• Blowing Bubbles: These dogs will love "attacking" the bubbles you blow
  • Dog Park: Chins usually love the company of other dogs

To burn excess energy, your Japanese Chin will love playing with balls or toys when you're indoors. It's also recommended that you try to exercise the dog at about the same time every day, such as a walk after breakfast and/or dinner and playtime in the afternoon.

Japanese Chin Maintenance

In terms of shedding and drooling, these dogs need low to moderate care. Japanese Chin shedding is fair and year-round; drooling isn't an issue.

Japanese Chins have medium- to long-haired, silky coats that shed an average amount. Owners say brushing their Chins 2-3 times per week with a pin brush will minimize the amount of shed hairs pretty well. Owners of these dogs will need to vacuum the floors and use lint rollers on clothes and furniture from time to time to pick up stray hairs, but it won't be a constant task.

And a Japanese Chin practically never drools. If your Chin is drooling excessively, it may be a sign of a medical issue, in which case a veterinarian's care will be necessary.

Japanese Chin Diet

Like all breeds, the Japanese Chin diet will need to consist of food that has plenty of animal proteins and carbohydrates for energy; vitamins, minerals, and antioxidants for digestive and immune health; and omega fatty acids for coat and skin wellness. This means the best food for these dogs is premium dry food, specifically the kind made for small breeds. These high-quality foods, while more expensive and difficult to obtain, have balanced portions of the above-listed portions that a Chin will need to maintain its health. Blue Buffalo, Organix, and Nutro Natural Choice are recommended brands that have excellent lines of foods made for small breeds. Cheap, generic dog food is not recommended for these dogs, because it contains mostly empty "filler" ingredients that simply won't keep a Japanese Chin healthy in the long term, and may even shorten its lifespan.

As to Japanese Chin food portions: as you'd expect, they're quite small. The typical adult Chin, depending on its age and activity level, will only need about ½ cup of dry food per day, divided into two meals. Puppies will need even less: again depending on its age, a Japanese Chin pup will require about 0.3 cups per day. You can feed your Chin puppy a few pieces of dry food three times a day until six months of age, then reduce the feedings to twice a day after that. For more information on feeding a Japanese Chin from puppyhood through maturity, here's a handy feeding guide:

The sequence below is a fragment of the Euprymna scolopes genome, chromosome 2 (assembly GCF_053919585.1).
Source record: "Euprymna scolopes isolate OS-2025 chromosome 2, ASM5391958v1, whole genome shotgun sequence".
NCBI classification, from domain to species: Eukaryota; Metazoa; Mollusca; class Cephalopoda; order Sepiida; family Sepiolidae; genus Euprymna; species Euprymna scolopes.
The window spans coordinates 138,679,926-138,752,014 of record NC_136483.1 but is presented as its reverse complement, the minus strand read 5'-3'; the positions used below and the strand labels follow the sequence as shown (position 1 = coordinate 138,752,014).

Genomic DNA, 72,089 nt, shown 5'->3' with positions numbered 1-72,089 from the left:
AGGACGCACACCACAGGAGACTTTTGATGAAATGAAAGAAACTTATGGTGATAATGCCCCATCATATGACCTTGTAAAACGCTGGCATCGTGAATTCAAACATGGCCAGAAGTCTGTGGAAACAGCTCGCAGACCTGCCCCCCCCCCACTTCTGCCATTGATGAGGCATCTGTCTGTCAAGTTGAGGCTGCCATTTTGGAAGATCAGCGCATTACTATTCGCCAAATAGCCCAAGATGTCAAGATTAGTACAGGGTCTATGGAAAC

*--Around this time, transition to adult food by first mixing in a bit of adult formula with the puppy formula. Over the course of a week, with each meal add a bit more adult food to the mixture, until the dog is eating it entirely.

Try to stick to the above-listed portions, as tiny as they may seem. A Chin that constantly overeats will actually become obese quite easily--and a fat Japanese Chin will have joint, breathing, and digestive problems, not to mention a shorter lifespan. You can help control your Chin's weight by having a regular feeding schedule, by not feeding the dog table scraps and other "human" food, and by not leaving food in the dog's bowl all the time, thereby allowing it to eat anytime it wants. It's better to put your Chin's bowl down only at mealtimes, then pick it up a few minutes after the dog begins eating.

If you're worried your Japanese Chin is overweight, give the dog this simple test: run a hand along its side, and if you can't easily feel ribs, it's diet time. Reduce your Chin's daily food consumption by a little, and add an extra walk or play period to its daily exercise schedule.